In Australian Family Law, the decision by one party to end proceedings is a significant legal step, with implications for all parties involved. More commonly referred to as ‘discontinuance’, the phrase refers to the termination of a Family Law proceeding by one of the parties, bringing an end to their part in the litigation process.
In this article we will look in more detail at why a party might choose to discontinue their case, how the process works under the Federal Circuit and Family Court of Australia (Family Law) Rules 2021 (“the Rules”), the implications for both parties and the associated costs.
Why would one party choose to discontinue a case?
There can be several reasons why a party might choose to discontinue their Family Law case. Legal proceedings can be grueling, consuming time, money and energy. A party may prefer to opt out of litigation for any or all these reasons and attempt to seek a resolution outside of the Court system.
Revisiting or initiating alternative dispute resolution methods such as mediation or arbitration to reach a mutually acceptable settlement may be the reason for a discontinuance.
Another common reason is when a party’s personal circumstances change. After initiating the proceedings, one party’s financial status, living arrangements, or family dynamics may substantially change, which could also transform their objectives in terms of the outcomes of the case.
Where a party has filed an application or response without first obtaining legal advice as to the merits of their case, but subsequently obtains representation can also result in that party filing an application to discontinue some or all of their orders sought.
How the discontinuance process works
To discontinue a Family Law case in Australia, a structured legal process is followed governed by the Rules.
The party seeking to discontinue must file a Notice of Discontinuance with the Court under rule 10.02, formally informing it of their intention to terminate their part in the proceedings on foot. The notice of discontinuance typically outlines case details, including what is the process being discontinued, the parties involved, and the specific orders being abandoned.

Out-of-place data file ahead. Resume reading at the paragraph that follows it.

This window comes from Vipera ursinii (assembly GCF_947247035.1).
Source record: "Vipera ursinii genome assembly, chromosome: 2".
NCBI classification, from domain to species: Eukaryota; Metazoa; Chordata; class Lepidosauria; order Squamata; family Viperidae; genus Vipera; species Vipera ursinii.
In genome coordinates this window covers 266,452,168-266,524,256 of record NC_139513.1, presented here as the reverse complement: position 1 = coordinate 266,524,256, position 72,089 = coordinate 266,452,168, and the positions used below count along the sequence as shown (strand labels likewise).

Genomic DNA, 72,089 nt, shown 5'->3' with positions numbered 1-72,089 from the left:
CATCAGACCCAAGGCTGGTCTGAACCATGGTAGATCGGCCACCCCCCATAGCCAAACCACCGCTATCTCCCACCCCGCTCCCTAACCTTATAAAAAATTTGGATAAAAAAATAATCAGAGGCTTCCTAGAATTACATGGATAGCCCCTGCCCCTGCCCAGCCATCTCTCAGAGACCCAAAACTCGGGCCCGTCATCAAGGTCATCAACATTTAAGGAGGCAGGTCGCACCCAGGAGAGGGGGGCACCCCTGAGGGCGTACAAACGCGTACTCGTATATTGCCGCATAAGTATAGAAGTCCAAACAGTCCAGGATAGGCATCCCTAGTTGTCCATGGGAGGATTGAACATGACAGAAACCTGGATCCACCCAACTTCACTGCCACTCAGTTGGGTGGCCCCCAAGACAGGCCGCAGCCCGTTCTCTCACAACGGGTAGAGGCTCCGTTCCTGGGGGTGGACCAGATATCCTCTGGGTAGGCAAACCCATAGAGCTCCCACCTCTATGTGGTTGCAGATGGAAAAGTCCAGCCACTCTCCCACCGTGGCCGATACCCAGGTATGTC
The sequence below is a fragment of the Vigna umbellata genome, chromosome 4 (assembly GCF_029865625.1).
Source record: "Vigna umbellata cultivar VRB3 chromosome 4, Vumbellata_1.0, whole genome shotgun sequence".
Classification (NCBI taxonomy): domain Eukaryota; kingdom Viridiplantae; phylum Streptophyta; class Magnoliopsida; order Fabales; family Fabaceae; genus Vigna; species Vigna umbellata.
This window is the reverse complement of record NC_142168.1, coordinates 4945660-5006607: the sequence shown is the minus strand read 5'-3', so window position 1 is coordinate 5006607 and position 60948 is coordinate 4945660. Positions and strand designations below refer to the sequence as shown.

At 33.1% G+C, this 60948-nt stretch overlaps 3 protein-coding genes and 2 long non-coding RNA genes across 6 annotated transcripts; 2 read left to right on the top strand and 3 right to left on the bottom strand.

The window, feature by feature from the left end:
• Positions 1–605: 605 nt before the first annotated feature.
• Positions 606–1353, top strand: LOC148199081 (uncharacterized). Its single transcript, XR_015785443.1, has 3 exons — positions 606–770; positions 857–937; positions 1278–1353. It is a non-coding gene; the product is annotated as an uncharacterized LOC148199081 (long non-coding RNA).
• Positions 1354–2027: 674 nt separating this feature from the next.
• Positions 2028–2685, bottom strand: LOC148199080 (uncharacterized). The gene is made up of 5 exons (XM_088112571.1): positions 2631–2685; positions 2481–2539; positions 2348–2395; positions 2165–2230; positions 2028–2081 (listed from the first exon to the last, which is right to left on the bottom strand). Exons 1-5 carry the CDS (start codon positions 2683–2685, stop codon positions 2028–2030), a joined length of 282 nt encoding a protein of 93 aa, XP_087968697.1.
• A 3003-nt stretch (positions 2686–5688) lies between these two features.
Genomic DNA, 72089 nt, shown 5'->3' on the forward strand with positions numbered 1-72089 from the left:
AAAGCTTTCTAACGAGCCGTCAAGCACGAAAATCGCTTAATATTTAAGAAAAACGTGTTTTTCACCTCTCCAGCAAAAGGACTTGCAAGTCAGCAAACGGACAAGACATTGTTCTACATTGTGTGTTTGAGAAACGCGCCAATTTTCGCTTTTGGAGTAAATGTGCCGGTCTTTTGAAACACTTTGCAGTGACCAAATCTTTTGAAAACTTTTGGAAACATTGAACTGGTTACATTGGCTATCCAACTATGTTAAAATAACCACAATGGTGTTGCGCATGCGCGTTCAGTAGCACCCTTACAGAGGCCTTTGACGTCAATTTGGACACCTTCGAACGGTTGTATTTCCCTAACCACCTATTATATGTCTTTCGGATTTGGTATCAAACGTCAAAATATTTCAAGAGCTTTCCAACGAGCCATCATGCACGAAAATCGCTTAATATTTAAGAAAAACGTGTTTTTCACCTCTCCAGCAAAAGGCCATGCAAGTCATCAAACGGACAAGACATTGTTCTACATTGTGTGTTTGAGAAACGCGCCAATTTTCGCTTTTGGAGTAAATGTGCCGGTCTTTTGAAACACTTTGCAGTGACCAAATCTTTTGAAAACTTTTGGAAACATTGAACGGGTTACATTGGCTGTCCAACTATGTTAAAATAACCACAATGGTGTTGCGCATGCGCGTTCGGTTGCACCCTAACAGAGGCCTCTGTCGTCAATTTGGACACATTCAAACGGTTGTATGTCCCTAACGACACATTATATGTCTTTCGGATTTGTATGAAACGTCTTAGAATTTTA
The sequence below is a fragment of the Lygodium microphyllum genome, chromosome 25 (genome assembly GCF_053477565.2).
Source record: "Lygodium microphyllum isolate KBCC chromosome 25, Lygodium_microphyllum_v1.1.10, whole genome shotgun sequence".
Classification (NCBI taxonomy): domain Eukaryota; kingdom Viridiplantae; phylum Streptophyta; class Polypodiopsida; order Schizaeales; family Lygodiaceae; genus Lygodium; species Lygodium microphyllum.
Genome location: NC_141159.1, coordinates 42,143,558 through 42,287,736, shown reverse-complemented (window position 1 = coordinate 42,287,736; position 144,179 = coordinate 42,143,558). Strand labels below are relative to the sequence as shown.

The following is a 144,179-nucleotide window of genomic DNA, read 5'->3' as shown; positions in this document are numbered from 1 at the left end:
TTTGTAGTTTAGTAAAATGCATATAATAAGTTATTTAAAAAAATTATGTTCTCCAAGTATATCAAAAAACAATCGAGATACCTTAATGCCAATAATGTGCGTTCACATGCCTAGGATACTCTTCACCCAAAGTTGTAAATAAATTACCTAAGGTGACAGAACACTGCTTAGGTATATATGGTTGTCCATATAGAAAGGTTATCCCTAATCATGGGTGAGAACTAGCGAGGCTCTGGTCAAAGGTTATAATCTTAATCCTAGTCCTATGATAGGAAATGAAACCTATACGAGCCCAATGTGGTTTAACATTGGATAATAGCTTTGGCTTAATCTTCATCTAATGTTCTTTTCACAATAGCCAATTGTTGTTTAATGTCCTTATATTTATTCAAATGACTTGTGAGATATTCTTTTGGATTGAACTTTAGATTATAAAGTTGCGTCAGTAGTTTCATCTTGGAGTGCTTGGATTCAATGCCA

There is a prescribed form for a Notice of Discontinuance.
Once filed, the notice should be served on all other parties to the proceedings, including the independent children’s lawyer if relevant, as soon as practicable after filing.
Discontinuance is a unilateral decision made by one party. This means that the other party is not required to discontinue their case at the same time. In fact, if the other party is seeking orders they can continue with their case, pursuing those orders, and even costs from the other party.
Other factors to consider
A party’s application or response is finalised once the Notice to Discontinue is filed.
Should that party change their mind and wish to continue their proceedings after filing a Notice to Discontinue, the Court will not set aside the notice unless it is to prevent an abuse of process.
If the party who filed a Notice to Discontinue then files a new application, seeking similar orders as those in the discontinued application, the Court may refuse to hear it.
The case of Olofsson  FCCA 3467 set a precedent that the Court’s discretion to grant leave to apply to withdraw a Notice to Discontinue will only be exercised in exceptionally limited circumstances.
A distinction in that case was made by Judge Altobelli between the Court’s exercise of this discretion in family law property cases and family law parenting cases. This was because in parenting matters, even though a party may file a Notice to Discontinue the Court must still make orders in the best interests of the child. Proceedings are not finalised simply because a notice is filed.
Interim Orders that have been made in a Family Law case are not automatically discharged by the filing of a Notice to Discontinue. This is because interim orders are defined in the Rules as an order made by a Court that operates until another order, or a final order is made. It is only after a final order has been made that an interim or interlocutory order is discharged and ceases to have effect.
As indicated above, the filing of a Notice of Discontinuance does not finalise the whole of a Family Law matter. The other party or parties may continue their part in the process. This is especially so in parenting matters, where interim orders remain in force until the Court makes a further or final order.
Rule 10.03 of the Rules provides that the other party to a discontinued application (or response) may apply for costs. There are specific time frames and other conditions within subrules (2) and (3)
If an application for costs is may by a party under rule 10.03, the Court must still consider the relevant factors under section 117 of the Family Law Act 1975.
Seek expert legal advice
The motivations for filing a Notice of Discontinuance in a Family Law matter may be complicated. From a desire to seek an out-of-Court solution to adapting to changing circumstances to minimising the emotional and financial toll of litigation. No matter what the reason, filing a Notice to Discontinue can have significant implications, including the making of final orders and orders for costs when the other party proceeds with their case.